Now all roads lead to France and heavy is the tread
Of the living; but the dead returning lightly dance.
Edward Thomas, Roads

Thursday, November 5, 2020

Remembering a Veteran: Katherine M. Harley, Scottish Women's Hospitals (KIA)

By James Patton

Katherine Harley, née French (1855–1917), was the younger sister of Field Marshal Sir John French, the first commander of the British Expeditionary Force. The family was of Irish origin—the father a serving navy officer based at Chatham in Kent. He died in 1865, and the mother was adjudged insane in 1867, so the younger children were raised by distant relatives. An older sister was Charlotte Despard (1844–1939),  a socialist suffragette and Irish patriot.

Katherine married a cavalry officer associate of her brother, who died in the Second Boer War. They had a daughter named Edith. His family was from Shropshire, so Katherine went to live at his family pile in a sort of dowager household. Not inclined to be a homebody, in 1910 she joined the National Union of Suffrage Societies (NUWSS) and also became an active member of the Church League for Women's Suffrage. In contrast, Charlotte Despard was a member of both the more militant Women's Social and Political Union (WSPU) and the Women's Freedom League.

By 1913, Katherine’s NUWSS had grown to nearly 100,000 members. Katherine suggested holding a Woman's Suffrage Pilgrimage to demonstrate how many women wanted the vote. Historian Lisa Tickner said "A pilgrimage refused the thrill attendant on women's militancy, no matter how strongly the militancy was denounced, but it also refused the glamour of an orchestrated spectacle."

The pilgrims set off on 18 June 1913. There were three predetermined march routes: Newcastle to London, Carlisle to London, and Land’s End to London.

Katherine prescribed that they should wear a uniform of white, grey, black, or navy blue coats and skirts, with white or matching blouses. Hats were to be simple, and only black, white, grey, or navy blue. There was a red, white, and green shoulder sash.

Most pilgrims traveled on foot or on bicycles. Wealthy sympathizers used cars or carriages. The intention was not that each individual should cover the whole route. It was said that the pilgrimage succeeded in "visiting the people of this country in their own homes and villages, to explain to them the real meaning of the movement." The pilgrims were accompanied by baggage trucks, and cars picked up those suffering from exhaustion.

An estimated 50,000 pilgrims reached Hyde Park in London on 26 July. The march was regarded as a counterpoint against the violent methods employed by the WSPU. The proceeding were as much a demonstration against militancy as one in favor of women's suffrage. Many bitter things were said of the militant women.

PM Herbert Asquith stated that the demonstration had "a special claim" on his consideration and stood "upon another footing from similar demands proceeding from other quarters where a different method and spirit is predominant."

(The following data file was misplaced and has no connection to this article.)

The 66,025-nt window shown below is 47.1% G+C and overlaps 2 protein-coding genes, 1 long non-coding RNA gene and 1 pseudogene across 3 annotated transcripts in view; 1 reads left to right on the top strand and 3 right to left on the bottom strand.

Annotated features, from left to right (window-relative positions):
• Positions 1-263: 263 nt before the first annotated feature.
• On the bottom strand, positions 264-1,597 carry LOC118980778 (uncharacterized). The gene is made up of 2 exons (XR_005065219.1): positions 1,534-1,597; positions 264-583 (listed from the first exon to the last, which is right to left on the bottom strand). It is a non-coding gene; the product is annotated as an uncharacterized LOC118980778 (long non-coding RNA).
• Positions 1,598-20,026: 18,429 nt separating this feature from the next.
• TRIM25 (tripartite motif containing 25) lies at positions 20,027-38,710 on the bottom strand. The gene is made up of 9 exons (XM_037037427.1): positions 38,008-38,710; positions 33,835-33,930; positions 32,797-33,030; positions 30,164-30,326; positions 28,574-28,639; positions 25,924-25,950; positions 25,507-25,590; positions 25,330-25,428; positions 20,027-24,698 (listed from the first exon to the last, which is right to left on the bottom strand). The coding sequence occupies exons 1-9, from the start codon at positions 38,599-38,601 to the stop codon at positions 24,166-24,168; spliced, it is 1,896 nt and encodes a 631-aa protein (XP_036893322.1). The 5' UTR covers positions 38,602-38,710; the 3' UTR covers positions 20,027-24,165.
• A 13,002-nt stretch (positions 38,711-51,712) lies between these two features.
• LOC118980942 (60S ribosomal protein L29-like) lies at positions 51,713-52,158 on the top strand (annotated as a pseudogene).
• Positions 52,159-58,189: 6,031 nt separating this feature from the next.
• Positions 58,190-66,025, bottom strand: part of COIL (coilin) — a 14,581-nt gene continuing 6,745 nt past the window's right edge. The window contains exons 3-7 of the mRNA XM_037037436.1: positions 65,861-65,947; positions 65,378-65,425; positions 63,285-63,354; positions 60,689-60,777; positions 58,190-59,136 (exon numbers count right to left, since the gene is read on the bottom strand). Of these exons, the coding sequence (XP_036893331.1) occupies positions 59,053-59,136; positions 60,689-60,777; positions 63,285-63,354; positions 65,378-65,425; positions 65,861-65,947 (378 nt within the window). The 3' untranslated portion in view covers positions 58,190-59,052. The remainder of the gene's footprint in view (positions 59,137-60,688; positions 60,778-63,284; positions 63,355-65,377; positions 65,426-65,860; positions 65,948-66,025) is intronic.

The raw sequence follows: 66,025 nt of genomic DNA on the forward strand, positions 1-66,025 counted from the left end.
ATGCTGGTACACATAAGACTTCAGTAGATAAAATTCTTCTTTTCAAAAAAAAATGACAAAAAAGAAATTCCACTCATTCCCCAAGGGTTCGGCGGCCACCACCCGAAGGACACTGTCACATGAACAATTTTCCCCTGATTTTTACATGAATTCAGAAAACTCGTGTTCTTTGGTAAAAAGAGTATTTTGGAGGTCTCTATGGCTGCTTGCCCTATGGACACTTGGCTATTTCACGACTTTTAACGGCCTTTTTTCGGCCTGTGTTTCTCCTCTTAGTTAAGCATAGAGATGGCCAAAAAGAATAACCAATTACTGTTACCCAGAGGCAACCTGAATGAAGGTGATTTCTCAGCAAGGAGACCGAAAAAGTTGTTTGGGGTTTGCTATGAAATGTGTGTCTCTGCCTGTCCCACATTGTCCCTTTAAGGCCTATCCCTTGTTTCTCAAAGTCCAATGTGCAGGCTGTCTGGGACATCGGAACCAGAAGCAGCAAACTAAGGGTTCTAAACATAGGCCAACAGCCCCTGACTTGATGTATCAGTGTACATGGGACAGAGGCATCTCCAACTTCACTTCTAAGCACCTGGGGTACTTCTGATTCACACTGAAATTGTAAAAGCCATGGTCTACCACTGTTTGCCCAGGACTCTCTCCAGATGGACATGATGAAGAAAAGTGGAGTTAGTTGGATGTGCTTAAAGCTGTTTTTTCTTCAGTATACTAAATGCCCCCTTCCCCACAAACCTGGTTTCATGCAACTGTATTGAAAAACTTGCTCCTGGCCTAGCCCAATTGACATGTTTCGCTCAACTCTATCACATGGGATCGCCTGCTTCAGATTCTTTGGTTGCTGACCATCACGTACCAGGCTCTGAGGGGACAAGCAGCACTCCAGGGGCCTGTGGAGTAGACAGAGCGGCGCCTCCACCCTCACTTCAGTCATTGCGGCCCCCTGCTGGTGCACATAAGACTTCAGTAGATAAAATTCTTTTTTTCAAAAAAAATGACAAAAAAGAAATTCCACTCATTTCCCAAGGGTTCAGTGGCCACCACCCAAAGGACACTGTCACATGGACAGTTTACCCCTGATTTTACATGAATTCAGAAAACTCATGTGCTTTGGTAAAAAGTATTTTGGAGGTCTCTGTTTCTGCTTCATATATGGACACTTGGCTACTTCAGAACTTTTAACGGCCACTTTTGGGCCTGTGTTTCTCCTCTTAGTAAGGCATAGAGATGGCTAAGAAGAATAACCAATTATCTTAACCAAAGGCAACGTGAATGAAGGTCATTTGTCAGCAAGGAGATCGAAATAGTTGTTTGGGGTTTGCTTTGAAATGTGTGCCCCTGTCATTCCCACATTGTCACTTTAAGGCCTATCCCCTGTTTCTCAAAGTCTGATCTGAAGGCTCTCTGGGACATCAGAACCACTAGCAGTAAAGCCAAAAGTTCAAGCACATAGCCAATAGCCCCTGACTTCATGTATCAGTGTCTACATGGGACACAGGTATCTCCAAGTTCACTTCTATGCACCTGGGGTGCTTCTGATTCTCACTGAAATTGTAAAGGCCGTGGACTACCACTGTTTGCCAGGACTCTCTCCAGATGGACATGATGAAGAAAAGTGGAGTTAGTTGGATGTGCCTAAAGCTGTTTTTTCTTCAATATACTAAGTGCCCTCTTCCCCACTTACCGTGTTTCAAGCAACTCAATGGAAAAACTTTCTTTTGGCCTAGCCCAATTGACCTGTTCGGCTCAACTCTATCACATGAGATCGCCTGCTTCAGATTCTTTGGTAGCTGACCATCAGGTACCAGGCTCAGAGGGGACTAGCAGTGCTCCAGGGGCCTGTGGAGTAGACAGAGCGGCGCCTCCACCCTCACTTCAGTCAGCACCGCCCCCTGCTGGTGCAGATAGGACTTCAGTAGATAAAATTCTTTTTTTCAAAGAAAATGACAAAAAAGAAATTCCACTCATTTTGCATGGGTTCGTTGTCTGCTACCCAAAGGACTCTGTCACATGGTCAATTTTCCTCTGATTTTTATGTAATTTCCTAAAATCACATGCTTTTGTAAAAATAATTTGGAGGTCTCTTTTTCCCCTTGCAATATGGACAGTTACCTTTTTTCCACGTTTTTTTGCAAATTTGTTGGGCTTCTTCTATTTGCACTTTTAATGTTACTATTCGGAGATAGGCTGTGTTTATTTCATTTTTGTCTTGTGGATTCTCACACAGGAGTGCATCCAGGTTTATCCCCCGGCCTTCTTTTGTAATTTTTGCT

Katherine Harley (L) at a Military Review in Salonika (IWM)

At the war’s outbreak in 1914 Dr. Elsie Inglis (1864–1917), a suffragette colleague of Katherine, decided that women's medical units should be allowed to serve on the Western Front. With financial backing from the NUWSS and the American Red Cross, Dr. Inglis formed the Scottish Women's Hospitals for Foreign Service Committee, known as the "SWH." Over War Office opposition, the SWH sent a women's medical unit to France three months after the war started, which included Nurse Katherine Harley. By January 1915 the SWH had staffed an Auxiliary Hospital with 200 beds in the 13th-century Royaumont Abbey.

In April 1915, with French support, Dr. Inglis sent a group, including Katherine Harley, to Serbia, where they established field hospitals, dressing stations, fever hospitals, and clinics. In the summer of 1915 some of the advanced SWH units, including Dr. Inglis, were captured, but with the help of American diplomacy they were released in February 1916.

Meanwhile the SWH had moved with the "new" Serbian army to the Salonika Front. Katherine commanded an ambulance section, with her daughter Edith serving beside her. Wanting to be based closer to the front so as to shorten travel time Katherine purchased property in Monastir, near to the Serbian army headquarters, an obvious target for Bulgarian gunners. On 1 May 1917 she was having tea in her parlor with Edith and an American friend when a shell exploded close by, blowing out her windows. Katherine was killed by the storm of glass fragments. She was 62.

Katherine Harley's Burial Site in Salonika

Although she was neither French nor a soldier, the French general Maurice Serrail (1856–1929), who was the theater commander, ordered a full military funeral for Katherine, and the British allowed her burial at their military cemetery on Lembet Road in Salonika (Thessaloniki). Her grave is unique to Commonwealth War Graves Cemeteries in that it is double-sized and bears a non-issue headstone with a cross on top. She is honored in the inscription as “Madame Harley.” The inscription also reads, in English and Serbo-Croat: On your tomb instead of flowers the gratitude of the Serbs shall blossom there. For your wonderful acts your name shall be known from generation to generation.”

Elizabeth Crawford again: "Not an easy colleague, and not one happy to take orders, she was killed by a shell at Monastir, where, as one woman doctor laconically noted, she had no need to be." For her service to France, Katherine was awarded the Croix de Guerre.

Sources: Spartacus Educational; Shropshire Remembers

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